Another topic that is usually ‘safe’ is current events or news, such as sports or entertainment. For example, two speakers might discuss their countries’ performance at the 2014 Sochi Olympic Games or at the FIFA World Cup games in Rio de Janeiro.

Other news items are safe to discuss provided they are not controversial issues such as laws concerning abortion or same-sex marriage.

People in an office building might discuss upcoming events like a move to a new facility or a rearrangement of office spaces.

If there is something that both speakers have in common, that may be acceptable for them to discuss.

However – and internationally-trained professionals need to be aware of this – there are topics which are not considered appropriate to make small talk about. Marital status, whether one has children or not, age and income are not considered acceptable topics between people who do not know each other well. Nor are sex, religion and politics.

Compliments that are genuine and positive about clothing and hairstyle are appropriate; however, positive or negative comments about a person’s body are not.

Making negative remarks about someone not involved in the conversation is also unacceptable.

In order to establish healthy business relationships with co-workers, supervisors and managers, as well as clients, internationally-trained professionals must be aware of, and respect their colleagues’ personal life spaces.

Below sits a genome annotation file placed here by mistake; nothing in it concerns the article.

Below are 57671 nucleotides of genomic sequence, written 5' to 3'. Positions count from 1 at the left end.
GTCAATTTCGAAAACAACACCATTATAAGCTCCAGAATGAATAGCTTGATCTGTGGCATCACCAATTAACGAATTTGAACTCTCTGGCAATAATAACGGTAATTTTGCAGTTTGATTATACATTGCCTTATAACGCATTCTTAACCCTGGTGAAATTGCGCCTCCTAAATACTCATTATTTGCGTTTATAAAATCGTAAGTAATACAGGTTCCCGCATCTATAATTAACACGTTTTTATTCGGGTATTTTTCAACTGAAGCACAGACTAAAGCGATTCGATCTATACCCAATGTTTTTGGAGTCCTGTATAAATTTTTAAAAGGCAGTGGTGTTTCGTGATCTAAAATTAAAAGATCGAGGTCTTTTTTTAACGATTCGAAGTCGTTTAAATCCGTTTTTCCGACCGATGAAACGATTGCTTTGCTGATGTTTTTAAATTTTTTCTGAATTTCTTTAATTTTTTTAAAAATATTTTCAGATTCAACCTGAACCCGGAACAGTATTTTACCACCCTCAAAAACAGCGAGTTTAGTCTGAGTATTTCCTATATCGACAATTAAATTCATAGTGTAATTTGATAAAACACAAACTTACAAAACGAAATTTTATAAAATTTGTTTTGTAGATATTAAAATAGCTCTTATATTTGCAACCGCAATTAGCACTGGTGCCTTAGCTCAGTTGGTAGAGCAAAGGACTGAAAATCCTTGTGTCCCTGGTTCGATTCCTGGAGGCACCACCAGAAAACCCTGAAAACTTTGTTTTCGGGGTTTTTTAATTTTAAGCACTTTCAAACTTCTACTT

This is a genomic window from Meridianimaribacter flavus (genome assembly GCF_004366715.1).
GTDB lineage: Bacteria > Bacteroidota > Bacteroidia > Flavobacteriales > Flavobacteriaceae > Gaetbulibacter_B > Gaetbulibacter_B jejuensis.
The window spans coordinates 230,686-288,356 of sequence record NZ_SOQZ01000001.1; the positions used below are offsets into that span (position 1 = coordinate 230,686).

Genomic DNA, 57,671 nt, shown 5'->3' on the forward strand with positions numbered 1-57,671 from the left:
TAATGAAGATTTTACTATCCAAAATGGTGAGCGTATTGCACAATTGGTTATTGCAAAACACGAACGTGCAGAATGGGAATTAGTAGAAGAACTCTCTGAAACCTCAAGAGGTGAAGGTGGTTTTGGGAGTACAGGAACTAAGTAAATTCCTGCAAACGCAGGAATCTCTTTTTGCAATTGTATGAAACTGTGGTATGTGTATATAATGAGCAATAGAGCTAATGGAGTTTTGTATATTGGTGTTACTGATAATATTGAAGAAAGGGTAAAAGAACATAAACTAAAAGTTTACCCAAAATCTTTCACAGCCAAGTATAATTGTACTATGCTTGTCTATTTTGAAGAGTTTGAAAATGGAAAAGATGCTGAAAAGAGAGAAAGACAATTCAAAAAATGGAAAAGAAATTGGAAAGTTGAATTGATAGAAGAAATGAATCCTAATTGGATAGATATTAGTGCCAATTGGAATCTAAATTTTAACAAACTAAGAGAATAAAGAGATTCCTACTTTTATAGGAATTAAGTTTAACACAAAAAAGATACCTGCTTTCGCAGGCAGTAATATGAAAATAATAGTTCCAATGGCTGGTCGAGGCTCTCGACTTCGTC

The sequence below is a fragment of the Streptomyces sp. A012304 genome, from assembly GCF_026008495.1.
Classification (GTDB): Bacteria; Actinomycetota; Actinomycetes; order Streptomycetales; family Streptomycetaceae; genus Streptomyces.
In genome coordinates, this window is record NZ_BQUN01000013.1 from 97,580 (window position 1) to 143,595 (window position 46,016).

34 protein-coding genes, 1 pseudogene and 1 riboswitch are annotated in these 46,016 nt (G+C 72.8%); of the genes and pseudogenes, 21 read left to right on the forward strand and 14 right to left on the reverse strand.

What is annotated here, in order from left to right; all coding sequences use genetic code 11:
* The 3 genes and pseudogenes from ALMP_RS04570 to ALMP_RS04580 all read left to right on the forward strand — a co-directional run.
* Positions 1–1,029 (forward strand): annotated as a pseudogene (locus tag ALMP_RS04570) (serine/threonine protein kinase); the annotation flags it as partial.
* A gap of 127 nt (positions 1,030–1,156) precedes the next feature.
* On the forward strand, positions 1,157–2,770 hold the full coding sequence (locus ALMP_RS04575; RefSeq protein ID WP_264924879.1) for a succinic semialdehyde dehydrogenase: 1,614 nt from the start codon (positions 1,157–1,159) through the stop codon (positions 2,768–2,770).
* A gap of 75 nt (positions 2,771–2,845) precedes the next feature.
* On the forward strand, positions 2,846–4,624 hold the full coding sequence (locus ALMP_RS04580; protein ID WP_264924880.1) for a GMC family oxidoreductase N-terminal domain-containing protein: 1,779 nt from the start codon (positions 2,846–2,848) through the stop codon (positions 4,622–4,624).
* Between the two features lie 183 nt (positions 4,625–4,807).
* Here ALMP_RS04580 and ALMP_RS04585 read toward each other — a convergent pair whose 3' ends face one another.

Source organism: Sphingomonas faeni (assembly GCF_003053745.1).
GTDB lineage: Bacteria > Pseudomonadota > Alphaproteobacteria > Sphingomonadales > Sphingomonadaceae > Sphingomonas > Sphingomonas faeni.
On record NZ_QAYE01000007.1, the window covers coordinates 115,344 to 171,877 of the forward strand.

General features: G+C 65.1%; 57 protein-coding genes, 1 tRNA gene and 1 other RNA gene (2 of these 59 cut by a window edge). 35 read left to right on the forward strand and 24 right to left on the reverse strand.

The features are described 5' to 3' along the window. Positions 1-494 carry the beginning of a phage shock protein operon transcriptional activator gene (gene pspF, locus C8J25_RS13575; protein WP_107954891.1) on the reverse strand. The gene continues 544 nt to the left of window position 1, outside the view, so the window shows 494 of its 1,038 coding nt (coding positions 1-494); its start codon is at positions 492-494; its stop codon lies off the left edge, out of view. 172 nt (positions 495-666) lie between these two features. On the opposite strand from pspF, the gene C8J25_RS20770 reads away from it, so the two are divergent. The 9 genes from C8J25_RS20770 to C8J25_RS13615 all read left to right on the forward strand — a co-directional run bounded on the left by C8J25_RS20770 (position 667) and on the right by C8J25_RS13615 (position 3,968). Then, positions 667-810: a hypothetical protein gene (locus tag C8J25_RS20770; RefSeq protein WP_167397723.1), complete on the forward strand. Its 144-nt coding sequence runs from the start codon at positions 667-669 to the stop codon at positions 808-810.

Small Talk

What it is and Why we do it

Small talk is a short, informal conversation or discourse and a type of social communication.  It is really conversation for its own sake.

Small talk is usually made between people who do not know each other well or at all.

It is used for a number of purposes: to “break the ice” and start a conversation between two people; to keep a conversation going and fill in ‘gaps’ to avoid awkward silences; to fill time while waiting for something, and to end a conversation in a non-abrupt manner.

Small talk also allows two speakers to show each other that they have friendly intentions and, in business, to establish each other’s reputation and level of expertise. Used to fill in ‘gaps’, small talk makes people- who as social beings find silence uncomfortable, even disrespectful – to feel more at ease.  Using small talk to end a conversation affirms the relationship between both parties and avoids ending the exchange suddenly.

In workplace situations, small talk often occurs between co-workers and peers, as well as between managers and supervisors and the staff who report to them.

The need to make small talk depends on the nature of the relationship between the people having the conversation. For example, if you see a co-worker in the lunchroom tor the first time, you might introduce yourself, say hello and comment on the weather or sports. The next time you see each other might be the right time to initiate a casual conversation provided the other person smiles and acknowledges you.

While small talk may seem like meaningless chatter to some internationally- trained professionals, it is an important skill they need to learn.

Small talk is not ‘small’ in importance: it can help a person build a meaningful connection with someone else, and will benefit him or her in their professional work.